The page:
Wait a minute. What if some sort of key was hiding beneath that slip of a label? A slot to pry the two halves apart or a helpful arrow embossed on the obdurate plastic? Slowly, carefully, I began to peel back the label. THHHHPPP! The tiny air bubble instantly expanded to fill half the case as air rushed inside. Could it be that this gossamer leaf was the only protection the rice cake had from the elements, furry predators, and me? Such was the fact.

But then, I was confronted with a further conundrum. Lurking beneath said label was a hole the size of a half dollar. (Remember those?) This carapace was obviously a mold constructed so that its contents would delight the eye when served. But the only way I could see to get to the goods inside was to dig the stuff out with a fork! Not what they intended, I was certain. Somehow, there had to be a way to pry the halves apart without damaging the springy contents.

I hooked my thumbs on either side of the hole and yanked. Gnrrgh! Nothing. I laid it on the kitchen counter and pressed down with as much muscle as I could muster hoping that it would split along some weak, unseen fault line without damaging the contents. Again, it did not succumb to my efforts. I grabbed my nastiest knife and attempted to slice through the case along the seam. Nope, that’s not it either, I thought as I licked my finger where I had cut myself when the blade slipped.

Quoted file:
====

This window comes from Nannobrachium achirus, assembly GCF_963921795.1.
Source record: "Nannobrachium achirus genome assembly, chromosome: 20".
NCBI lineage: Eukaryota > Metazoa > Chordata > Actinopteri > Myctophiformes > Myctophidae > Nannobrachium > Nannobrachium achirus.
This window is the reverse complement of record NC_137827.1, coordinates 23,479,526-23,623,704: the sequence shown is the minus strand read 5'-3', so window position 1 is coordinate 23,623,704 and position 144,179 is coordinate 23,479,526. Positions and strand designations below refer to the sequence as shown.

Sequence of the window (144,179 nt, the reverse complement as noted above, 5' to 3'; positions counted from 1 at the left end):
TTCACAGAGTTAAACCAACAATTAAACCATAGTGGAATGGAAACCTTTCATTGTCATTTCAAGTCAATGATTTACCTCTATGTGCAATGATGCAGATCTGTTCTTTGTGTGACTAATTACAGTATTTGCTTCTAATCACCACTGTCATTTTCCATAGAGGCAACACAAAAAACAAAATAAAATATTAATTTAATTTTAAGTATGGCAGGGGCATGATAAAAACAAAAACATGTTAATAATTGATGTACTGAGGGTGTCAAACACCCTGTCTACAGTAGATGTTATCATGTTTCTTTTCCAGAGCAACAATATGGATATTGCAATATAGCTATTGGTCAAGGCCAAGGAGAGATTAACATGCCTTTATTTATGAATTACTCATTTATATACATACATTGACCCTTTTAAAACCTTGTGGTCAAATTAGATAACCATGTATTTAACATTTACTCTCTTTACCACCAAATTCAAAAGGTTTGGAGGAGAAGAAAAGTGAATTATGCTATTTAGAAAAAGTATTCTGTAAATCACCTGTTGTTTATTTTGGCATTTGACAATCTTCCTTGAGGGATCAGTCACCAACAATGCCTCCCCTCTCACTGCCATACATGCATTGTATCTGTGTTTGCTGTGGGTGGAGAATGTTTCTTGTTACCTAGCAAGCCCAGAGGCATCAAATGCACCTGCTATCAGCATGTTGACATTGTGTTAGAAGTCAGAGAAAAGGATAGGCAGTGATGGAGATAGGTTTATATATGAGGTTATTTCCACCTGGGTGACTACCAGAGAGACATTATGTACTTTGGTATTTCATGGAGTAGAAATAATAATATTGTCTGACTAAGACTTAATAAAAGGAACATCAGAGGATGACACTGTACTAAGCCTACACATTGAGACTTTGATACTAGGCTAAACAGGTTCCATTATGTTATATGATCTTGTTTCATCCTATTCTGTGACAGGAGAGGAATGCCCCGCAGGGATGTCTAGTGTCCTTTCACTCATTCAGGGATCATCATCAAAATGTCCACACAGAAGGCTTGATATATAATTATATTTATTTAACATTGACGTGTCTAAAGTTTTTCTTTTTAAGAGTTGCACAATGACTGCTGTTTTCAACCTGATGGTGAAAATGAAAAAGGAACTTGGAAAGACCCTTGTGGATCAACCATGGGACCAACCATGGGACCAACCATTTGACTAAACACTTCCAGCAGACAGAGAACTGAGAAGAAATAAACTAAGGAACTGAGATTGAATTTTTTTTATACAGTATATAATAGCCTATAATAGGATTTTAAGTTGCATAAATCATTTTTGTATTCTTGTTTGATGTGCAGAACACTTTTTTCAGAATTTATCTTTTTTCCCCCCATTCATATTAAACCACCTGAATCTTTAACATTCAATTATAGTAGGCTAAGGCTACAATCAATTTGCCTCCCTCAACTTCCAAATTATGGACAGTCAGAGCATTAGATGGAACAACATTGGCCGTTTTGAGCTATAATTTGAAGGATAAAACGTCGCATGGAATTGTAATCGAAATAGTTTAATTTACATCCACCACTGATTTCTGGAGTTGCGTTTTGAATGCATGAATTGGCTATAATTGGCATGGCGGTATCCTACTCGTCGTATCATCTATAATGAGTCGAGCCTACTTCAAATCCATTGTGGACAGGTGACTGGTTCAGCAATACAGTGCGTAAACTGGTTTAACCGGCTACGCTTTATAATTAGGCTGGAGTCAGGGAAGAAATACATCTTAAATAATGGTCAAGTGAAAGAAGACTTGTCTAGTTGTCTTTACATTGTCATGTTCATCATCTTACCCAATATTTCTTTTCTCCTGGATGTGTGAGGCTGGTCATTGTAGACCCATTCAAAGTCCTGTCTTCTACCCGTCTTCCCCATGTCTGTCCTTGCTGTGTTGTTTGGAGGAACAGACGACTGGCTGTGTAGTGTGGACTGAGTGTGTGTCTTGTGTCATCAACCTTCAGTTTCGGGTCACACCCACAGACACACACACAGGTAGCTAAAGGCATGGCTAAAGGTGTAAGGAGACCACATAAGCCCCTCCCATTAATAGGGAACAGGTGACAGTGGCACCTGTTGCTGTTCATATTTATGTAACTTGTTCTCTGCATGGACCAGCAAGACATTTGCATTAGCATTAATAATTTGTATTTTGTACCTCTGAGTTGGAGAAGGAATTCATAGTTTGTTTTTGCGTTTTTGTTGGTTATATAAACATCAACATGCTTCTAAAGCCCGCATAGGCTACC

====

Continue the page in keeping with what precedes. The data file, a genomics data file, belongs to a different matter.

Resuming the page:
Silently, the ingot mocked me. Was it designed this way on purpose? Some sort of arcane object lesson about anything worth achieving is worth struggling over? Or conversely, was it perhaps trying to tell me that I would never achieve riches, no matter how much I persevered?

Frustrated, I stashed the thing in a corner of my fridge. Days passed. The days melded into weeks. It was time to begin plans for Thanksagaingiving.

Definition: Thanksagaingiving is a joyful, annual family ritual. Not content to celebrate the merely dozens of diverse international and American holidays, each with its own panoply of tempting traditional foods, I created one more.